L.A. Lakers: Can Mitch Kupchak's Carolina Ties Land Kendall Marshall?

Hadarii JonesSenior Writer IApril 8, 2017

GREENSBORO, NC - MARCH 18:  Kendall Marshall #5 of the North Carolina Tar Heels looks on in the second half against the Creighton Bluejays during the third round of the 2012 NCAA Men's Basketball Tournament at Greensboro Coliseum on March 18, 2012 in Greensboro, North Carolina. Head coach Roy Williams of the Tar Heels announced that Marshall fractured his right wrist after he was fouled in the second half.  (Photo by Streeter Lecka/Getty Images)
Streeter Lecka/Getty Images

The Los Angeles Lakers may or may not be in the market for a point guard next season, but as general manager Mitch Kupchak could tell you, there is a pretty good one available in the 2012 NBA draft.

Kupchak played college basketball at the University of North Carolina at Chapel Hill, which is the same school that is expected to have four players drafted in the first round.

Kupchak may not have a chance at landing Tyler Zeller, Harrison Barnes or John Henson, but point guard Kendall Marshall could be there for the taking if the Lakers really want him.

Marshall may be the purest point guard in the draft, and at 6'4", he would potentially give the Lakers the NBA's biggest backcourt when paired with Kobe Bryant.

There have been questions about Marshall's jump shot and his defense, but there are no doubts about his ability to penetrate the lane and distribute the ball.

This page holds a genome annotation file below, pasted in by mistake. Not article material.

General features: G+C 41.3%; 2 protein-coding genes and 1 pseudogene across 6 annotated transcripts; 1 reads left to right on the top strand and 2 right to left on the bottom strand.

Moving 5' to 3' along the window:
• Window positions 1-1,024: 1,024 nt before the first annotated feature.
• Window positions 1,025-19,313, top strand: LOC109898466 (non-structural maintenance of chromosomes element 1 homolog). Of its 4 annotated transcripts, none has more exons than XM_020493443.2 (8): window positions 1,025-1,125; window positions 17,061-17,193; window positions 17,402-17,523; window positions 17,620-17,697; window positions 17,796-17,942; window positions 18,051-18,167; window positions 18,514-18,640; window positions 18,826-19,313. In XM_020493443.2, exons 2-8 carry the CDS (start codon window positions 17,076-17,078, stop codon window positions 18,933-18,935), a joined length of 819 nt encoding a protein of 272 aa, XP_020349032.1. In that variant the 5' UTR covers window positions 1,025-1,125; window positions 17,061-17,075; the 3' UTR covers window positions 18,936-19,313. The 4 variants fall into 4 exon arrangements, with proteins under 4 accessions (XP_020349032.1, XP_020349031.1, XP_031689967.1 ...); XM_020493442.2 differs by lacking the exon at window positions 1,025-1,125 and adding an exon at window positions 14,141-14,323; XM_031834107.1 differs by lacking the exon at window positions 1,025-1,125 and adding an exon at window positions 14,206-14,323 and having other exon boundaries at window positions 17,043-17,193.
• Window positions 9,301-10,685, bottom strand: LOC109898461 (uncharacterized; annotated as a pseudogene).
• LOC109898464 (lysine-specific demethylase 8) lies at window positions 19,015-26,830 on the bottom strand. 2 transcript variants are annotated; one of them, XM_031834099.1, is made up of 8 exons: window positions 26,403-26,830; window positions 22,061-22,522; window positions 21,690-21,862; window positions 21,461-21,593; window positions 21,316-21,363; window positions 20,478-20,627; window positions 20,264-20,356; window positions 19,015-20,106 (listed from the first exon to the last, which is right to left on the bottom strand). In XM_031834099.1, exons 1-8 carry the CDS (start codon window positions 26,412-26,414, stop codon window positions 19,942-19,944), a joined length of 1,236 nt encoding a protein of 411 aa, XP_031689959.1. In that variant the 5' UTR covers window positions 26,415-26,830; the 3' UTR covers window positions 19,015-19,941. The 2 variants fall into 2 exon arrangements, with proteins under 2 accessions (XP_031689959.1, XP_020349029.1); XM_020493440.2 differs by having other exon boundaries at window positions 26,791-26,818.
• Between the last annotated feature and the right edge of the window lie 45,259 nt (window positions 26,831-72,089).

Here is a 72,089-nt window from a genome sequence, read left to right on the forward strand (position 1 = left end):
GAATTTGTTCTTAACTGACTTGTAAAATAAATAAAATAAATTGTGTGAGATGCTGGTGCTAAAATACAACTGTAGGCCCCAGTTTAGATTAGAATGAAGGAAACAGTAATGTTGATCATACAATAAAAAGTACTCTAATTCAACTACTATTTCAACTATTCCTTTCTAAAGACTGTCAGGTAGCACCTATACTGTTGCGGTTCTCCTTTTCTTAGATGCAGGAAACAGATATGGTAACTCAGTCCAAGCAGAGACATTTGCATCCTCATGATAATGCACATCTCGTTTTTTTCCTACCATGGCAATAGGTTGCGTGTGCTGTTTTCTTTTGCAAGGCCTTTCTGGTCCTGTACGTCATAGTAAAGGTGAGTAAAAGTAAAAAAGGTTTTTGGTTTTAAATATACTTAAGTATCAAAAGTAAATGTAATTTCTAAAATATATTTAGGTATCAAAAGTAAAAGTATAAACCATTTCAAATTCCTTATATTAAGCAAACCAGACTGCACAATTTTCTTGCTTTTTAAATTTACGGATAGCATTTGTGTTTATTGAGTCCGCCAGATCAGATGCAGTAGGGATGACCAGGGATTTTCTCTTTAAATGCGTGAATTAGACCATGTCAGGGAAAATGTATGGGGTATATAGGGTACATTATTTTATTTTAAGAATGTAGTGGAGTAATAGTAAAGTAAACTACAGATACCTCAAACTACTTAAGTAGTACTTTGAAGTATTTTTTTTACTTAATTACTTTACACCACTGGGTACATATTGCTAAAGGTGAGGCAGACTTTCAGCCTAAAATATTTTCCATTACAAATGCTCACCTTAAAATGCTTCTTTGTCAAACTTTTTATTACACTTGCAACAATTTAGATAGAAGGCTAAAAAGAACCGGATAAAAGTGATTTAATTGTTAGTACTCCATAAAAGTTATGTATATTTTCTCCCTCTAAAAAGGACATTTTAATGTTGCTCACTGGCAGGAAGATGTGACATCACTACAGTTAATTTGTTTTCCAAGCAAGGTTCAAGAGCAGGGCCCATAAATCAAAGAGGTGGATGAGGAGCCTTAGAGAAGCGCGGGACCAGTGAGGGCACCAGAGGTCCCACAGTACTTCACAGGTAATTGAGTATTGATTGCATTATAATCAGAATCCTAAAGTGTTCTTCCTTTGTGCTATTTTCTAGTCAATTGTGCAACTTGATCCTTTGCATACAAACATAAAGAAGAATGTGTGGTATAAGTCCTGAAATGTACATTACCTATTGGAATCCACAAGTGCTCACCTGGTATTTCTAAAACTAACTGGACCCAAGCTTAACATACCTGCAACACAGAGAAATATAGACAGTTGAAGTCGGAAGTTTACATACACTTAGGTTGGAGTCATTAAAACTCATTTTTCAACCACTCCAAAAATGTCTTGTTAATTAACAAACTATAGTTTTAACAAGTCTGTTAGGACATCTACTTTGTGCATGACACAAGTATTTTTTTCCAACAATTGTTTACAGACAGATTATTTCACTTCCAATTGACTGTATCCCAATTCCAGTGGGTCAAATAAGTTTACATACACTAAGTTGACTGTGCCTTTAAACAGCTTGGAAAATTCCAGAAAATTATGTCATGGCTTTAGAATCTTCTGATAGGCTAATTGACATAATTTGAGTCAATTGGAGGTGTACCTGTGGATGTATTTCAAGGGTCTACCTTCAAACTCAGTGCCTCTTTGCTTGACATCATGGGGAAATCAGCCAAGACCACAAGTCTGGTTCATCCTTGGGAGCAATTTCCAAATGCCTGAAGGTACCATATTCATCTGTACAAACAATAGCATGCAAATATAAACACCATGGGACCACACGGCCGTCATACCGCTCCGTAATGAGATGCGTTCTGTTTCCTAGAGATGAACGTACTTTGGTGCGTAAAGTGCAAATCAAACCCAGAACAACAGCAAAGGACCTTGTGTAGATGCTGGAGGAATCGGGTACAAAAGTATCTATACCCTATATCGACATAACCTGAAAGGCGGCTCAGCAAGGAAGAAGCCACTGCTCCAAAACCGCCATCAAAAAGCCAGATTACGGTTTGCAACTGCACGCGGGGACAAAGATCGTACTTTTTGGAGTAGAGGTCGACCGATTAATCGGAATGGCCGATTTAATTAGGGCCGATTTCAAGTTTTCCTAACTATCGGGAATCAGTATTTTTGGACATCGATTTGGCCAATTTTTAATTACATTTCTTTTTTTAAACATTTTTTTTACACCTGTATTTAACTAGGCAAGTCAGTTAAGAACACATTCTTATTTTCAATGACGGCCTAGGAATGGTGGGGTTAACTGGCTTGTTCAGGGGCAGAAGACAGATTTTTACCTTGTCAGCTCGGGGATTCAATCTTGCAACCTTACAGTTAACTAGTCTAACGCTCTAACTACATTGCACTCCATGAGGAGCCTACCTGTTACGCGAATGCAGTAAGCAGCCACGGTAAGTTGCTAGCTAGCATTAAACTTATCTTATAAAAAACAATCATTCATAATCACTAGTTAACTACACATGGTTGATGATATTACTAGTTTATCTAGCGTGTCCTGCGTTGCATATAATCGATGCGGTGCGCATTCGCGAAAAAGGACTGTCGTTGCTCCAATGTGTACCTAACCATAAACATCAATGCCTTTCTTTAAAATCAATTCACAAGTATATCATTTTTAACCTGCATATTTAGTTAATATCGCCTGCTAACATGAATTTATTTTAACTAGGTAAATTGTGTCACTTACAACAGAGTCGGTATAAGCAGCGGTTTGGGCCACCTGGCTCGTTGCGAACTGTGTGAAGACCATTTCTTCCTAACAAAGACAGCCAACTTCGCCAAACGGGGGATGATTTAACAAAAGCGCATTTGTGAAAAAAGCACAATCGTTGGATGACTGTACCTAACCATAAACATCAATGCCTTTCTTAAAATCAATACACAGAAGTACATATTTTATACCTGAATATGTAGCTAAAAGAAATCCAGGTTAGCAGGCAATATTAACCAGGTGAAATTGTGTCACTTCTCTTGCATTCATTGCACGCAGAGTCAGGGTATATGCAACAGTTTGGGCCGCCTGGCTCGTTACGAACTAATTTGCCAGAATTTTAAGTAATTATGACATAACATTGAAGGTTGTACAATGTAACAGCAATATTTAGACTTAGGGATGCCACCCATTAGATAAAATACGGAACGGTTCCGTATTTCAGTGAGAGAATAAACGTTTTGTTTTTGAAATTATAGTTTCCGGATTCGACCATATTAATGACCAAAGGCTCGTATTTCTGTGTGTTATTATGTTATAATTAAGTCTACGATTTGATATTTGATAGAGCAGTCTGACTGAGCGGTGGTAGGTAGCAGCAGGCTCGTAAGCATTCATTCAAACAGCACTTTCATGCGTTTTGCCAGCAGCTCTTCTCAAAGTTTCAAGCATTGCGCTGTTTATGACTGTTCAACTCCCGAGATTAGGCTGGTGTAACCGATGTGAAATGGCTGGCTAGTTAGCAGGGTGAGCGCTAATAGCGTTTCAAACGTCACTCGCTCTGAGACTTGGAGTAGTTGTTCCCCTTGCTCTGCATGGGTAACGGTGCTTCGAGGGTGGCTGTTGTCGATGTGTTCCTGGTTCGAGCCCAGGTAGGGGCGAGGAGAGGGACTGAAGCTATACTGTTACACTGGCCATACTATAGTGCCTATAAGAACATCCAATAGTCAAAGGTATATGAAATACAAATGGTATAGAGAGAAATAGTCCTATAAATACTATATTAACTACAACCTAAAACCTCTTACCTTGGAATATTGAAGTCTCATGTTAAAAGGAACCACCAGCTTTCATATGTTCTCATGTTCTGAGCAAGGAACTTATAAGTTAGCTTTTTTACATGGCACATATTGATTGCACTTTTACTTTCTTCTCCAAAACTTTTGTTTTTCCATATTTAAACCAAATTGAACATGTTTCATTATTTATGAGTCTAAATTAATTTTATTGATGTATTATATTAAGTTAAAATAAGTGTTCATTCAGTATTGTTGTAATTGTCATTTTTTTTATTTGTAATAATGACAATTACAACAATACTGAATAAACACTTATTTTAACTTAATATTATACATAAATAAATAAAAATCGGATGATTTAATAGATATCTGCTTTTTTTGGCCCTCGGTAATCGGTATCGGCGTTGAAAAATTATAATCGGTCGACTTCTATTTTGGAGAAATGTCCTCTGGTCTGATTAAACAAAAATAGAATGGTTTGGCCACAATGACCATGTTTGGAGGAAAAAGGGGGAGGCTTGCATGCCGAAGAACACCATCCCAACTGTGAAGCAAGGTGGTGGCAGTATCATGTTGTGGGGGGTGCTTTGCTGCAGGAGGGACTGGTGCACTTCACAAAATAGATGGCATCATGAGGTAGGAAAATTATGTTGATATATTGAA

Marshall won the 2012 Bob Cousy award, which is annually given to the nation's top collegiate point guard. He set the ACC record for assists in a single season with 311.

Marshall's defense is certainly a concern, and even he has admitted that his offensive game needs some work. But his prodigious distribution skills may be the type that can change the fortunes of a franchise.

There are not many players who can see or create the passing angles that Marshall can, and his willingness to share the ball could make center Andrew Bynum the NBA's most dominant offensive interior player.

I know some Lakers fans will be hesitant to waste roster space after the Darius Morris experiment, but Marshall is cut from a different brand of cloth.

The point guard position is relativey new and alien to Morris, but Marshall has been destined to be a lead guard since he first touched a basketball.

You can see it in Marshall's body language and leadership, but most importantly, you can see it in his game.

Marshall's game defines selflessness, and if he can make lottery picks out of Zeller and the under-achieving Barnes, imagine what he could do for Bryant, Bynum and forward Pau Gasol.

With the exception of Michael Jordan and Larry Brown, most players and coaches associated with UNC's program maintain strong relationships, so you can bet that Kupchak is well aware of Marshall's talent, even if Lakers fans are not.

I'm not sure if that bond is enough to make Kupchak pull a few strings to acquire Marshall, but it should at least merit a long look.